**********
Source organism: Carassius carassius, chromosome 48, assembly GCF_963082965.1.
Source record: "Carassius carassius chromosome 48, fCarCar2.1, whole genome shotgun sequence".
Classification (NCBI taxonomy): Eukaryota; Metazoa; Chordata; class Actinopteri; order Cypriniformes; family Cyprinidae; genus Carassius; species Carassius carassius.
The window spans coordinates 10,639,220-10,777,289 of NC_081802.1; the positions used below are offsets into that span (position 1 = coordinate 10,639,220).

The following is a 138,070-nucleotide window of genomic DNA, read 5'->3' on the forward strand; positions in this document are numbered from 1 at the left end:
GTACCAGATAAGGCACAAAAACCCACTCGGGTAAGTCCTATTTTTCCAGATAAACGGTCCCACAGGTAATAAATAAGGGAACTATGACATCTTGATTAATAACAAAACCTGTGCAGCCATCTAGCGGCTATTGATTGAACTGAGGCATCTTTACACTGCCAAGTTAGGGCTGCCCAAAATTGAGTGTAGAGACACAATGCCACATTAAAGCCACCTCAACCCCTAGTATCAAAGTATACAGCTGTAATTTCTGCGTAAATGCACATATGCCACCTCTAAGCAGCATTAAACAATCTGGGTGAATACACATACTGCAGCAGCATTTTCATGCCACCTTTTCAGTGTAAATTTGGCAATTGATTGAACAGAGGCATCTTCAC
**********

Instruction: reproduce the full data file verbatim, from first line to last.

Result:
Source organism: Carassius carassius, chromosome 48, assembly GCF_963082965.1.
Source record: "Carassius carassius chromosome 48, fCarCar2.1, whole genome shotgun sequence".
Classification (NCBI taxonomy): Eukaryota; Metazoa; Chordata; class Actinopteri; order Cypriniformes; family Cyprinidae; genus Carassius; species Carassius carassius.
The window spans coordinates 10,639,220-10,777,289 of NC_081802.1; the positions used below are offsets into that span (position 1 = coordinate 10,639,220).

The following is a 138,070-nucleotide window of genomic DNA, read 5'->3' on the forward strand; positions in this document are numbered from 1 at the left end:
GTACCAGATAAGGCACAAAAACCCACTCGGGTAAGTCCTATTTTTCCAGATAAACGGTCCCACAGGTAATAAATAAGGGAACTATGACATCTTGATTAATAACAAAACCTGTGCAGCCATCTAGCGGCTATTGATTGAACTGAGGCATCTTTACACTGCCAAGTTAGGGCTGCCCAAAATTGAGTGTAGAGACACAATGCCACATTAAAGCCACCTCAACCCCTAGTATCAAAGTATACAGCTGTAATTTCTGCGTAAATGCACATATGCCACCTCTAAGCAGCATTAAACAATCTGGGTGAATACACATACTGCAGCAGCATTTTCATGCCACCTTTTCAGTGTAAATTTGGCAATTGATTGAACAGAGGCATCTTCAC